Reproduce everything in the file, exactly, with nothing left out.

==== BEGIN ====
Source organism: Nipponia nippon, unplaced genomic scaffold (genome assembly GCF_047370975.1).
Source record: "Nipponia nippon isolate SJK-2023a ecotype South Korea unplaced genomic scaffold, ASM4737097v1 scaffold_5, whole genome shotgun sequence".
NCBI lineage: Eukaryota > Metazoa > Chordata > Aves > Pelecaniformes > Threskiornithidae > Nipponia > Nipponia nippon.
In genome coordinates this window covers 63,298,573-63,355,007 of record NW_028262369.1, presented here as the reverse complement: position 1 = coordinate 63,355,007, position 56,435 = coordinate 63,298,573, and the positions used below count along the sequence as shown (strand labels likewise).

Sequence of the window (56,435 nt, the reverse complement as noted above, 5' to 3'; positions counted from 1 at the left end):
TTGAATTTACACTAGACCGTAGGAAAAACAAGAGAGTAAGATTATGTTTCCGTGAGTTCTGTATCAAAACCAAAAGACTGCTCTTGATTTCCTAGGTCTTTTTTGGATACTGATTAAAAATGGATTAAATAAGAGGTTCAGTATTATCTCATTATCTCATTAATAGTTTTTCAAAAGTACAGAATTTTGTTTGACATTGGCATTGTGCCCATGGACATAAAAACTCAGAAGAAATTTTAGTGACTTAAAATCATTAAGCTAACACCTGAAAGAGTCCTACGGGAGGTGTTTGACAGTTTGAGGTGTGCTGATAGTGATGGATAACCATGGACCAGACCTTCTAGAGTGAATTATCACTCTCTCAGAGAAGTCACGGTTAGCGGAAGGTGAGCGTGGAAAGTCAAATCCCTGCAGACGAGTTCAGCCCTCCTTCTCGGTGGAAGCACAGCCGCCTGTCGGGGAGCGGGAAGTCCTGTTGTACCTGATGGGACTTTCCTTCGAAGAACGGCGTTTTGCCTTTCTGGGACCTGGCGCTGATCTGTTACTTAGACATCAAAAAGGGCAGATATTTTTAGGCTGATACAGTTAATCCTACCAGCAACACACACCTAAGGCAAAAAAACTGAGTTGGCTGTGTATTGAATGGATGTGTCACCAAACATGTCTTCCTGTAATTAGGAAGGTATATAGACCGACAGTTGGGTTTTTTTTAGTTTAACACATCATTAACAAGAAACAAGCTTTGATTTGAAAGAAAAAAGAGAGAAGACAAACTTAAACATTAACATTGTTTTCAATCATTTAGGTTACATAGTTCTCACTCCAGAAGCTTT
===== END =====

Source organism: Nipponia nippon, unplaced genomic scaffold (genome assembly GCF_047370975.1).
Source record: "Nipponia nippon isolate SJK-2023a ecotype South Korea unplaced genomic scaffold, ASM4737097v1 scaffold_5, whole genome shotgun sequence".
NCBI lineage: Eukaryota > Metazoa > Chordata > Aves > Pelecaniformes > Threskiornithidae > Nipponia > Nipponia nippon.
In genome coordinates this window covers 63,298,573-63,355,007 of record NW_028262369.1, presented here as the reverse complement: position 1 = coordinate 63,355,007, position 56,435 = coordinate 63,298,573, and the positions used below count along the sequence as shown (strand labels likewise).

Sequence of the window (56,435 nt, the reverse complement as noted above, 5' to 3'; positions counted from 1 at the left end):
TTGAATTTACACTAGACCGTAGGAAAAACAAGAGAGTAAGATTATGTTTCCGTGAGTTCTGTATCAAAACCAAAAGACTGCTCTTGATTTCCTAGGTCTTTTTTGGATACTGATTAAAAATGGATTAAATAAGAGGTTCAGTATTATCTCATTATCTCATTAATAGTTTTTCAAAAGTACAGAATTTTGTTTGACATTGGCATTGTGCCCATGGACATAAAAACTCAGAAGAAATTTTAGTGACTTAAAATCATTAAGCTAACACCTGAAAGAGTCCTACGGGAGGTGTTTGACAGTTTGAGGTGTGCTGATAGTGATGGATAACCATGGACCAGACCTTCTAGAGTGAATTATCACTCTCTCAGAGAAGTCACGGTTAGCGGAAGGTGAGCGTGGAAAGTCAAATCCCTGCAGACGAGTTCAGCCCTCCTTCTCGGTGGAAGCACAGCCGCCTGTCGGGGAGCGGGAAGTCCTGTTGTACCTGATGGGACTTTCCTTCGAAGAACGGCGTTTTGCCTTTCTGGGACCTGGCGCTGATCTGTTACTTAGACATCAAAAAGGGCAGATATTTTTAGGCTGATACAGTTAATCCTACCAGCAACACACACCTAAGGCAAAAAAACTGAGTTGGCTGTGTATTGAATGGATGTGTCACCAAACATGTCTTCCTGTAATTAGGAAGGTATATAGACCGACAGTTGGGTTTTTTTTAGTTTAACACATCATTAACAAGAAACAAGCTTTGATTTGAAAGAAAAAAGAGAGAAGACAAACTTAAACATTAACATTGTTTTCAATCATTTAGGTTACATAGTTCTCACTCCAGAAGCTTT